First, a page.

There is not one of you whose sickness equals mine

We’ll want to encounter Oidipous/Oedipus on the text’s own terms, and so pay attention to what this translation tells you about its title character, or what he tells you about himself. Think too about how you would summarize this story. Where would you start? With the King addressing his people? With the Priest describing the plague? With the Oracle’s news? With the cursed child or his parents? And what might taking any of these as a starting point tell us about how the play works or why it has endured so powerfully?

Would you summarize it this way?

Or this way?

One way for us to approach this play will be to think about the plague’s place in it. In a convener’s post I wrote for Contagion 2012, way back during the course’s first run, I mentioned a strain of recent scholarship on Sophocles’ play that takes the plague setting seriously. This makes some sense. The assumption on scholars’ parts has long been that Sophocles introduced an epidemic as the setting for his version of the Oedipus myth because Athens had so recently suffered from plague (as recounted in the brief excerpt you’ll read from Thucydides). With mass deaths so fresh on their minds, these critics ask, wouldn’t Sophocles and his audience have understood the plague to be an actual fact of life rather than a literary symbol?

My assumption, in that post, was that we’d be approaching the plague in Sophocles’s novel as either representing medical situations Sophocles’s original audience would have recognized, or that the plague was being used metaphorically, for something sick about the community — or its leader. As I noted in that original post, we read this play at the start of this course not just to recognize how long the plague-as-metaphor idea has been around, but also to question whether the literal and figurative registers are as separate or opposed as we commonly take them.

In more recent iterations of the class, however, we encounter Oedipus just after our brush with network and contagion theory, including Tony Sampson’s strong endorsement of Tarde’s and Deleuze’s critique of Freud’s definition of the unconscious. (At stake in his reading of these thinkers is how to understand crowd behavior — and, by extension, how imitative behavior from fashion to fascism operates.) Here we’ve already encountered Oedipus, whose centrality to Freud’s thinking makes him an easy symbol for everything Deleuze in particular wants to resist. He and Guattari, recall, even named their original collaboration Anti-Oedipus (1972). If we want to understand why, we’ll have to think about both what Oedipus meant to Freud and why that would come to stand for the things the rest of our folks seem to be resisting.

Freud, famously, in The Interpretation of Dreams (1899), writes:

There must be something which makes a voice within us ready to recognize the compelling force of destiny in the Oedipus[.] … His destiny moves us only because it might have been ours — because the oracle laid the same curse upon us before our birth as upon him. It is the fate of all of us, perhaps, to direct our first sexual impulse towards our mother and our first hatred and our first murderous wish against our father. Our dreams convince us that this is so. (301)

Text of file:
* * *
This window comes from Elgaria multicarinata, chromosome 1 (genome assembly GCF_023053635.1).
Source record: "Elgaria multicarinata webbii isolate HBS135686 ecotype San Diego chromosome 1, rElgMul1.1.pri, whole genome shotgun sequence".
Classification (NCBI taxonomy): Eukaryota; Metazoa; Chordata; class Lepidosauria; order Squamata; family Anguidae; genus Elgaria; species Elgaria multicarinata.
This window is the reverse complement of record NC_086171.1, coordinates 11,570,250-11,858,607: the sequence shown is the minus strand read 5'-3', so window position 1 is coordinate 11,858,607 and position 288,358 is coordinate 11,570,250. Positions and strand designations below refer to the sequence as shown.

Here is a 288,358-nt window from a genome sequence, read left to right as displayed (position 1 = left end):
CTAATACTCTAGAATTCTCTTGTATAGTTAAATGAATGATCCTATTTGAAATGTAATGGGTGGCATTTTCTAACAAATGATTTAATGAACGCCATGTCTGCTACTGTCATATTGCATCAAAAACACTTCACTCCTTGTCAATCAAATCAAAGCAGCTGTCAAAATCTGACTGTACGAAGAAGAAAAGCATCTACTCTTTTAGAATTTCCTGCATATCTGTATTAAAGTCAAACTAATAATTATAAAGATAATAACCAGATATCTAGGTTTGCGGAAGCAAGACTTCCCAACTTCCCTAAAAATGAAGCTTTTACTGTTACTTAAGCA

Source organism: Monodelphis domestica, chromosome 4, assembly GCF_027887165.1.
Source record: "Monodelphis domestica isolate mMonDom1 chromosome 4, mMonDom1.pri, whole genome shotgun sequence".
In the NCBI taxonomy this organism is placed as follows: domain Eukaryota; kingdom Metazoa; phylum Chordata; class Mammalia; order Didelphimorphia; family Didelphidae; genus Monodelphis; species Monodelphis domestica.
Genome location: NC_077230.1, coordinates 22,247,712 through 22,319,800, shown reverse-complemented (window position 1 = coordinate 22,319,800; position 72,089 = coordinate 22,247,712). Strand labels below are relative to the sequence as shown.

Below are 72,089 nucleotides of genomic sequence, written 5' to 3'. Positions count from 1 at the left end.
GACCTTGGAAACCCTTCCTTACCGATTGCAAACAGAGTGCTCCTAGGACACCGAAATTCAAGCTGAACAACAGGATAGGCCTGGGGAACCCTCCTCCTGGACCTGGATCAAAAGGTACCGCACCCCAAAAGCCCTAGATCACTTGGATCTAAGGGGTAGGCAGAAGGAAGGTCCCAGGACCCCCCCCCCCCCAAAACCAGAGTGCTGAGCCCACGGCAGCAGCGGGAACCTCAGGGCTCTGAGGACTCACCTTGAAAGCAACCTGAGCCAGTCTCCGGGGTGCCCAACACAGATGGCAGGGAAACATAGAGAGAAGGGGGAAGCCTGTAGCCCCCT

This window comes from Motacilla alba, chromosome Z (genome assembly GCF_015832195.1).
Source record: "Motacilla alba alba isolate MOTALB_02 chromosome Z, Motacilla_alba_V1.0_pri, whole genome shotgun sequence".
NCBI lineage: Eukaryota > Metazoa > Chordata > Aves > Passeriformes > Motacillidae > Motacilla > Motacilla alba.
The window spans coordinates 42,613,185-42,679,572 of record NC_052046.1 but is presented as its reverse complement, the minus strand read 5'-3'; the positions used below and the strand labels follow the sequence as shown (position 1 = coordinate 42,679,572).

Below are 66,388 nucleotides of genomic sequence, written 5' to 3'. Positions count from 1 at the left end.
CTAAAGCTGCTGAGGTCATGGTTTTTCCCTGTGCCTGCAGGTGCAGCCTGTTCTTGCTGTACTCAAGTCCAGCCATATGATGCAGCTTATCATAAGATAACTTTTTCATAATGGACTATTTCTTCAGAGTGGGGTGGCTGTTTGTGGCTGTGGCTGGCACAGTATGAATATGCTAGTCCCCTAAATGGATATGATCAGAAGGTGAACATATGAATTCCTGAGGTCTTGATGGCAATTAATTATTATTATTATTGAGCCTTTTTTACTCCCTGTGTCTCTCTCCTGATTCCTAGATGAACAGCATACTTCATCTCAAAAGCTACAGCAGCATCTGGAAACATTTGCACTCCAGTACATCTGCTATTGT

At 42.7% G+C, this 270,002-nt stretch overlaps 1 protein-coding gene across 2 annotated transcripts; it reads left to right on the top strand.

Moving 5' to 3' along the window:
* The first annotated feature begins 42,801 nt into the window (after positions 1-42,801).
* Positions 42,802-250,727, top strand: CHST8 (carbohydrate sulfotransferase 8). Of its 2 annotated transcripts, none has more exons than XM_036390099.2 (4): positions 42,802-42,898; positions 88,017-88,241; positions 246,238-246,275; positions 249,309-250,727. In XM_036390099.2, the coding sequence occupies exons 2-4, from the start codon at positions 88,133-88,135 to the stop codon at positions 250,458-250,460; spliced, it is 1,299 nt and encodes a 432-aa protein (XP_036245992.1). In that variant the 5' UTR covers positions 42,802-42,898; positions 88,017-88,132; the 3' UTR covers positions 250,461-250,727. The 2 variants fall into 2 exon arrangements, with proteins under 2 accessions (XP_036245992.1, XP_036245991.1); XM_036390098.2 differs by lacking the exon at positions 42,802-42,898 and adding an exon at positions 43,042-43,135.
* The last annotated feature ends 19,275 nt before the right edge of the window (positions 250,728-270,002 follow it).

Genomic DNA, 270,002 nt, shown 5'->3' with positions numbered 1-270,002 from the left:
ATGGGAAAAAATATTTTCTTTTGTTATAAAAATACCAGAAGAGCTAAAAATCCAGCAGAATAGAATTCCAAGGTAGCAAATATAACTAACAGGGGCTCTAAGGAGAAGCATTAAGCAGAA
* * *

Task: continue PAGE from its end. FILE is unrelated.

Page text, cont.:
For Freud the subject is an individual, and its formation is a family romance. For Deleuze and Guattari, however, the unconscious is not an individual, but part of a crowd, like wolves in a pack. “Who is ignorant of the fact that wolves travel in pack?” they ask in A Thousand Plateaus (1980). “Only Freud. Every child knows it. Not Freud” (28). In their Anti-Oedipus, desire is framed as fundamentally social, not familial:

[T]he family is never a microcosm in the sense of an autonomous figure [but is] by nature eccentric, decentered. We are told of fusional, divisive, tubular, and foreclosing families. … There is always an uncle from America; a brother who went bad; an aunt who took off with a military man; a cousin out of work, bankrupt, or a victim of the Crash; an anarchist grandfather; a grandmother in the hospital, crazy or senile. The family does not engender its own ruptures. Families are filled with gaps and transected by breaks that are not familial: the Commune, the Dreyfus Affair, religion and atheism, the Spanish Civil War, the rise of fascism, Stalinism, the Vietnam War, May ’68 — all these things form complexes of the unconscious, more effective than everlasting Oedipus. (97)

This heady stew, I take it, is what they mean in their later book when they refer to the unconscious as multiple, as “the buzz and shove of the crowd,” not to be mistaken for “daddy’s voice” (30). The big picture here is how we understand the very definition or nature of the individual. For Freud, the individual is always going to be Oedipal. For Deleuze and Guattari (and by extension Sampson) the alternative is, as their contemporary Michel Foucault put it in the preface to their work, to “‘de-individualize’ by means of multiplication and displacement, diverse combinations” (xlv). Referring to Anti-Oedipus as an “Introduction to the Non-Fascist Life,” Foucault summarizes one of its key imperatives this way: “Do not demand of politics that it restore the ‘rights’ of the individual, as philosophy has defined them. The individual is the product of power. … The group must not be the organic bond uniting hierarchized individuals, but a constant generator of de-individualization. Do not become enamored of power” (xlv).

For all their resistance to Frued’s reading of the story, could it be possible that Sophocles’ Oedipus the King had been making a similar point all along? And why would this matter in a time of plague?

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